5.1 CONCLUSIONS In India, reciprocating and screw air compressors are manufactured by most of the manufacturers. Few of them also manufacture reciprocating gas compressors. The total capacity range manufactured in India is limited as compared to manufacturers worldwide. Though this could be termed as a technology gap, this is not a gap in the true sense, because it is 'market-related'. In India, the demand for these ranges of reciprocating and screw compressors is not enough to provide the necessary economies of scale for domestic manufacture. In terms of compressor design, technology gaps exist in the following types of compressors. Integral gear type centrifugal compressors. Oil-free screw compressors (the core unit is imported and assembled in India). Only one manufacturer, BHEL - a public sector unit, has the manufacturing base for centrifugal air/gas compressors. Atlas Copco (I) and Ingersoll-Rand (I) are the other two companies in India which sell Centrifugal Air compressors. However, neither of these companies has the facility to manufacture these compressors. They import the core units of the centrifugal air compressors from their parent companies and assemble them with features according to the users' requirements and sell them in the country. More than 50 % of the value of the compressors imported are centrifugal gas compressors. The reasons for imports are as follow: * Only BHEL manufactures heavy duty centrifugal gas compressors in India. * Usually the lead time/delivery period taken by BHEL is quite high compared to foreign suppliers.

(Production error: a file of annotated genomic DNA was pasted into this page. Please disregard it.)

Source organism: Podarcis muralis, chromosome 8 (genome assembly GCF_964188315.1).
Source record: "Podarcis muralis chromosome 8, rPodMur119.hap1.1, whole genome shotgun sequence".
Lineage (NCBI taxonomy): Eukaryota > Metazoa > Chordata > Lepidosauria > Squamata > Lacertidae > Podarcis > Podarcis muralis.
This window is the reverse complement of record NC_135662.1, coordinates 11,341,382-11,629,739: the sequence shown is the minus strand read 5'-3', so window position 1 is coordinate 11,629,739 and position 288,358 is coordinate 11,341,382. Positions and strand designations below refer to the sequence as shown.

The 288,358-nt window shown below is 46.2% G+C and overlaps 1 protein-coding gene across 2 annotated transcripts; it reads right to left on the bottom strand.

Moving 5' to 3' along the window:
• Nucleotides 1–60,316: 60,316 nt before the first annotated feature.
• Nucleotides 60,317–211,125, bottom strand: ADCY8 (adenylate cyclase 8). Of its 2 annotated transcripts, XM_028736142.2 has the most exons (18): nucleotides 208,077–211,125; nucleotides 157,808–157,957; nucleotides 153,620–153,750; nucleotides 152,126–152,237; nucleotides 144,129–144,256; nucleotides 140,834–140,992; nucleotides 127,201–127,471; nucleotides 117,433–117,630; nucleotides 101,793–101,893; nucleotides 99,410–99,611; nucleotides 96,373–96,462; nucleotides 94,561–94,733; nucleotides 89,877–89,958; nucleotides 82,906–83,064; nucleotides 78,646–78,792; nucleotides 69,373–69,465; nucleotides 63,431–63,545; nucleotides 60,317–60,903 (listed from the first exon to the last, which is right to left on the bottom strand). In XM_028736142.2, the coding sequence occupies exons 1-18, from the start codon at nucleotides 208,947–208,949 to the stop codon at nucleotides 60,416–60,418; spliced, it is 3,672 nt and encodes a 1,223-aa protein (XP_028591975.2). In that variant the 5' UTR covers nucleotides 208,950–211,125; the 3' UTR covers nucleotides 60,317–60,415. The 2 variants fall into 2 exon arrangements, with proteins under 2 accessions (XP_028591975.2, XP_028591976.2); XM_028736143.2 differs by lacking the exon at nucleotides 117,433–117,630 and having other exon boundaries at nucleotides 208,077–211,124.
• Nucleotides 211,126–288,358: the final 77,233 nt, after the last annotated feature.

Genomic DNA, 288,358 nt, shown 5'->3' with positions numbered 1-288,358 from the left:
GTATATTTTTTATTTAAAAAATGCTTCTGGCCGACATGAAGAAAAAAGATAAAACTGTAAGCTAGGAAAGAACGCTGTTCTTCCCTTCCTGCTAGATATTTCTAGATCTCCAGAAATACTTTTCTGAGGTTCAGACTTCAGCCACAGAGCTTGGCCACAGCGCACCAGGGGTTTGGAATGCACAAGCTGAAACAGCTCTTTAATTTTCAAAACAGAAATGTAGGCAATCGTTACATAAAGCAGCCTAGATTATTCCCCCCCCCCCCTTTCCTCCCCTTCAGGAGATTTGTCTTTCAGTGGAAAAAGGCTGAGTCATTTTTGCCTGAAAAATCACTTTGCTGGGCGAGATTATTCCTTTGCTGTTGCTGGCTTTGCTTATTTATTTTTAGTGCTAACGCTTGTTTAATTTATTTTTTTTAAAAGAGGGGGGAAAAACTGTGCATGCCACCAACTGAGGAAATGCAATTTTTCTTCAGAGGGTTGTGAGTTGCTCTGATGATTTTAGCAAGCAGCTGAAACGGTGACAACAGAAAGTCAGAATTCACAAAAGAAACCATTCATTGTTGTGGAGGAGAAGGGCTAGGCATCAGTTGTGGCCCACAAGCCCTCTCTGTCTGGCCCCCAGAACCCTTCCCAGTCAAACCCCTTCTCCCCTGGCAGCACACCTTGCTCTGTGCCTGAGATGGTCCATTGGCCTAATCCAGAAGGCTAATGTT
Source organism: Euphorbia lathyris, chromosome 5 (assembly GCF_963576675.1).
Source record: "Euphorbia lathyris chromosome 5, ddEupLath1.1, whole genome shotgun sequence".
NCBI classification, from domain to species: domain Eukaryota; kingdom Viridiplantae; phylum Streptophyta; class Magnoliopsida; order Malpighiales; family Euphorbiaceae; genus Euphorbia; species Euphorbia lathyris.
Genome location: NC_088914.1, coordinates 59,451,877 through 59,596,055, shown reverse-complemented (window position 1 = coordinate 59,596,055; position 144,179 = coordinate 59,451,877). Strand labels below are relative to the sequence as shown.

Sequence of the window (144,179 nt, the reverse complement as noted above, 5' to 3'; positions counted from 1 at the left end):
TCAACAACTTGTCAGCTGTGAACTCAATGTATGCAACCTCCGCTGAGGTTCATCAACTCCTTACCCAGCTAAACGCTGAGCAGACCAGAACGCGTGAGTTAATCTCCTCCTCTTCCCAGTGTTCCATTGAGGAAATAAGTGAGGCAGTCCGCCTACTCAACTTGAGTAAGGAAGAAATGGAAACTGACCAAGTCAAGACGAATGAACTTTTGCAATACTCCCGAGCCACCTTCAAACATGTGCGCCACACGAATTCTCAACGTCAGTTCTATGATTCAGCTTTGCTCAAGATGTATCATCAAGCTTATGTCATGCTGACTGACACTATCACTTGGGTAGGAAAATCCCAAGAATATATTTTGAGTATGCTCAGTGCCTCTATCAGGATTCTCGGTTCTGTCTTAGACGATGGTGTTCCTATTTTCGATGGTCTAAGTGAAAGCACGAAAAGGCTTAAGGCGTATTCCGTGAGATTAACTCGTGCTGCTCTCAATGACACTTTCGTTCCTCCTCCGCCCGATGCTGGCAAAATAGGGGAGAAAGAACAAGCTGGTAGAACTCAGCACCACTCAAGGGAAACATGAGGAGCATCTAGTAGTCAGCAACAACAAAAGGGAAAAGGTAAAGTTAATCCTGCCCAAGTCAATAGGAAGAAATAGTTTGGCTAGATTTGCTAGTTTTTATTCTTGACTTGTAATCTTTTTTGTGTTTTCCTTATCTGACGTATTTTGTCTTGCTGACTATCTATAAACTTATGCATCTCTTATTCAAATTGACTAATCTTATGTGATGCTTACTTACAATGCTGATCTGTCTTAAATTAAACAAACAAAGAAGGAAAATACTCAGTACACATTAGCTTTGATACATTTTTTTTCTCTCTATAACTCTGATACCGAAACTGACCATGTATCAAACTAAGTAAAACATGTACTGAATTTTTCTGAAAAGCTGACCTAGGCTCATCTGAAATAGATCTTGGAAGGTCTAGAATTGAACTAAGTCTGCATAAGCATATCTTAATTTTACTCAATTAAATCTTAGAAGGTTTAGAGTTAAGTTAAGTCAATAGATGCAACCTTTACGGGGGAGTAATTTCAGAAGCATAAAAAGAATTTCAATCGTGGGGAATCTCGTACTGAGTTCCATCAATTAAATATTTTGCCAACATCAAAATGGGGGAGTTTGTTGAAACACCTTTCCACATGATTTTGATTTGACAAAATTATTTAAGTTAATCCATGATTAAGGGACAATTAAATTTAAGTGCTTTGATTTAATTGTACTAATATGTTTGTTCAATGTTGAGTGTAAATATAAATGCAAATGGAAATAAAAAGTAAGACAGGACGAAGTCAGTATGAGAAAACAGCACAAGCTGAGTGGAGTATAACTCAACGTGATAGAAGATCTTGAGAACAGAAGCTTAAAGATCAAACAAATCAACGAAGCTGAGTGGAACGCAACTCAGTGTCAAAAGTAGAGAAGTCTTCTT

* Integral gear type centrifugal compressors are not manufactured in India and are totally imported. Technology gaps exist in the following components of Air & Gas compressors. * 3-D Impellers * Oil-free screw rotors * Mechanical seals * Bearings * High speed couplings * Cartridge filter * Heat exchangers * Piston rings * Valves Some of the international manufacturers use Analog Study to study the pressure pulsations produced in reciprocating compressors. But this study technique is not available in India; instead, Digital study techniques are used for the purpose. The thrust of research and development efforts of various Indian manufacturers is not towards developing new types of compressors (basic research & design) but more towards indigenization of the collaborator's design. The main reasons for this state of affairs are: The low volume of turnover of business does not permit sizable investment in research and design Globally India is not viewed as a source of basic research and design It is faster to update technology through collaboration than through indigenous research